(Similar to the recent 3:1 and my 3:2 rectangle question)

Tile a square completely with rectangles which have aspect ratio 1:2, integral side lengths and all different sizes. In other words selected from 1x2, 2x4, 3x6 etc. Usual tiling rules apply: No gaps, no overlaps.

  1. Find the smallest area tiling.
  2. Find the smallest area tiling with with the fewest rectangles.

The answer to (1) is not the same as the answer to (2).

Tagged as no-computers, but probably should be tagged computer-puzzle as well. Also tagged as logical-deduction.

I found these by computer, but a Google search turned up a paper that answers both parts and proves (2) minimal.

  • $\begingroup$ I don't get it. What's stopping me from applying 2 of these rectangles in the same orientation to make a square? $\endgroup$ – tuskiomi Jan 13 '18 at 17:48
  • $\begingroup$ 'The 'all different size' part plus the bit I left out, 'excluding the trivial case"... I'll add it to the question. $\endgroup$ – theonetruepath Jan 13 '18 at 19:12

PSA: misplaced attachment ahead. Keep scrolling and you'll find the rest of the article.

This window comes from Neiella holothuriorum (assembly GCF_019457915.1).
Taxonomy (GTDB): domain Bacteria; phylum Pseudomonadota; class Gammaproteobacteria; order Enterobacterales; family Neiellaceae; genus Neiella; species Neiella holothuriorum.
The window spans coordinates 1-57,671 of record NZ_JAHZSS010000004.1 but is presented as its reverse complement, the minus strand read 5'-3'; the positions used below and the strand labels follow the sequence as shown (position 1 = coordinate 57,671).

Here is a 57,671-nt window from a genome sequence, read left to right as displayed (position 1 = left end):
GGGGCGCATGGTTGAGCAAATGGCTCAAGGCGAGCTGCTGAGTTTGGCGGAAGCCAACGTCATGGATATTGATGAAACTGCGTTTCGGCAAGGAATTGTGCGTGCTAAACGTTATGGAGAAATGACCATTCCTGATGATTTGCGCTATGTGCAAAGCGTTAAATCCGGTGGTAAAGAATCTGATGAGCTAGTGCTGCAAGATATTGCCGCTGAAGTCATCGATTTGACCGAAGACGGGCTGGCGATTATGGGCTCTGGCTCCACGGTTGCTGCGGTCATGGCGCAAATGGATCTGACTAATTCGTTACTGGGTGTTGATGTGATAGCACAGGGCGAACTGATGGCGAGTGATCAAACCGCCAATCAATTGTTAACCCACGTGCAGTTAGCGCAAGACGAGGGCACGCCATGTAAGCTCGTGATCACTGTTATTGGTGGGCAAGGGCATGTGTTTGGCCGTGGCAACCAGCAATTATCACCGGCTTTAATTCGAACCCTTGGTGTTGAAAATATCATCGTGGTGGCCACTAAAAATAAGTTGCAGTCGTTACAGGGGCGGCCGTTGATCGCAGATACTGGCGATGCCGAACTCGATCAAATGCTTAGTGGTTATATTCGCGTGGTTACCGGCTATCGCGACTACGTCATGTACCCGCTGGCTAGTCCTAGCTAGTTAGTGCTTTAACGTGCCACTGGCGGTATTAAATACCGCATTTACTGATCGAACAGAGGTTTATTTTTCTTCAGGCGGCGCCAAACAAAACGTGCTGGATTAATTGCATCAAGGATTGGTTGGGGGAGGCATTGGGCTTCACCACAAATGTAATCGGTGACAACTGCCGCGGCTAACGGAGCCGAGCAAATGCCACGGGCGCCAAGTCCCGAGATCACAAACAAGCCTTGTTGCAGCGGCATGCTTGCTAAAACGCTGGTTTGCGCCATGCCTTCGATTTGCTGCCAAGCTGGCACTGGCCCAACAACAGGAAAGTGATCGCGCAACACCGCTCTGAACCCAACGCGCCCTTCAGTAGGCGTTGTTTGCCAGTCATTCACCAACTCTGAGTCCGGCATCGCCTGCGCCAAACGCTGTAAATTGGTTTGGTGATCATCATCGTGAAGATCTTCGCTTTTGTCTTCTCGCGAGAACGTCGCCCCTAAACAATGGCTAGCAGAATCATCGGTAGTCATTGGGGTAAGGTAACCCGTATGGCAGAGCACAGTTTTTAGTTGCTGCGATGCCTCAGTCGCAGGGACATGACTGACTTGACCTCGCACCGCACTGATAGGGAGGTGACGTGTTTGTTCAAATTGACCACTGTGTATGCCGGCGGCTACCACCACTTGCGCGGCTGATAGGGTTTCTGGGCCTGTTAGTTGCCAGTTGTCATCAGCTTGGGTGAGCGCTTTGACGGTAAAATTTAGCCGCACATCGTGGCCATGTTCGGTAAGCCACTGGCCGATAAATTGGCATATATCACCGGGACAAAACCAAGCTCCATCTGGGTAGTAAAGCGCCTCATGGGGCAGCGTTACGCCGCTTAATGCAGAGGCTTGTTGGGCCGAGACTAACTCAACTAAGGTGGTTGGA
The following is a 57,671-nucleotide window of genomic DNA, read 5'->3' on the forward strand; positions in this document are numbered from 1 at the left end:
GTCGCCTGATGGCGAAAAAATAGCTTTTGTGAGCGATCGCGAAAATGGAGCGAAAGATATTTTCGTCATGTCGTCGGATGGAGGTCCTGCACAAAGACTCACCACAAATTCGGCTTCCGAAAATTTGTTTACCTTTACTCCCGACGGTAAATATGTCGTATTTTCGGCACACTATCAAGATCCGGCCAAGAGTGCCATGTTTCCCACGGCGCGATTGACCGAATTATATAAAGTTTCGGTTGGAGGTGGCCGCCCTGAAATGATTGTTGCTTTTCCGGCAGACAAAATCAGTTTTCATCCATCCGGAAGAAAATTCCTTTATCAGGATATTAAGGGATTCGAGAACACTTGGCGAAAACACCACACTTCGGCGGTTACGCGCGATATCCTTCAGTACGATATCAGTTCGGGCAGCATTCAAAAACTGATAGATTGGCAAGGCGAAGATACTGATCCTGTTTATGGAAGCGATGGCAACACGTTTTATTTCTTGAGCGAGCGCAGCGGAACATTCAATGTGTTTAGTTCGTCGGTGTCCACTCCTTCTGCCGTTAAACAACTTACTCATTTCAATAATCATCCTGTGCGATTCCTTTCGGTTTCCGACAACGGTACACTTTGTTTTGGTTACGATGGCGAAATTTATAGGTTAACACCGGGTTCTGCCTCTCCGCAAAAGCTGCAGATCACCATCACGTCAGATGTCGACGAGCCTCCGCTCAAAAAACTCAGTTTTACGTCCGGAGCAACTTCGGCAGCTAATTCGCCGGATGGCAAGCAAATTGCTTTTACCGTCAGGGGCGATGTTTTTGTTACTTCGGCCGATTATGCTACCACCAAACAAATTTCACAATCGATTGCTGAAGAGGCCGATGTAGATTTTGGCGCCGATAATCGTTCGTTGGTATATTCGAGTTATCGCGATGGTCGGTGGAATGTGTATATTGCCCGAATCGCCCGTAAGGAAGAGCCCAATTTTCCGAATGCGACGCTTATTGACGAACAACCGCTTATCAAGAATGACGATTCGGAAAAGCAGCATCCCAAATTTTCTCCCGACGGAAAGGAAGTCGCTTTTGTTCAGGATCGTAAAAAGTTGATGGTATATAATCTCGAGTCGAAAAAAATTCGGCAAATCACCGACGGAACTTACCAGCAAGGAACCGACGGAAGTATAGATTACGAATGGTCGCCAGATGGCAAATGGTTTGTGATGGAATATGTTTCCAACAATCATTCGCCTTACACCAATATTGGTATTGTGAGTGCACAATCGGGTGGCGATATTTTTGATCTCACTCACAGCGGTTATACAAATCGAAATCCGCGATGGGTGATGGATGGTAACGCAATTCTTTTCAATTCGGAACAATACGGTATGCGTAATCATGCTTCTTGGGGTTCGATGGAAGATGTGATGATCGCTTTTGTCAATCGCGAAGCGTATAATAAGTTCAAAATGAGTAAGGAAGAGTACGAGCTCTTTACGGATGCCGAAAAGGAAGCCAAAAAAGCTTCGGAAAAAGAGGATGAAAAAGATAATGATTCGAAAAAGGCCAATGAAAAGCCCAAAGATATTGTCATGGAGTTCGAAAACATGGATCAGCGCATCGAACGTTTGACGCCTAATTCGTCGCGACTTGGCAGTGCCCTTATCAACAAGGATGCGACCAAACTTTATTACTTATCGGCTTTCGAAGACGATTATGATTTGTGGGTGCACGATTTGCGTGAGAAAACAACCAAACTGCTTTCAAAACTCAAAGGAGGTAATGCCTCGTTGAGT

• $\begingroup$ Scratch that.... you only need to exclude that trivial case when tiling rectangles with these... you can't make a square that way. So just the 'all different sizes' part is the answer to your question. $\endgroup$ – theonetruepath Jan 13 '18 at 19:51

Using the program from my previous answer, I found the following solution for part 1:


Size: 34; Rectangles: 10 (again)

The best I found for part 2 is so far:


Size: 36; Rectangles: 9

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  • $\begingroup$ Coulda sworn I tagged it "no-computer", maybe someone edited it, I changed it...Ah it was me. Ah well. I should tag it both. $\endgroup$ – theonetruepath Jan 13 '18 at 9:50
  • $\begingroup$ Your part 2 is minimal, too. Here's the proof, by Jepsen: ac.els-cdn.com/0012365X9400267M/… $\endgroup$ – theonetruepath Jan 13 '18 at 9:54

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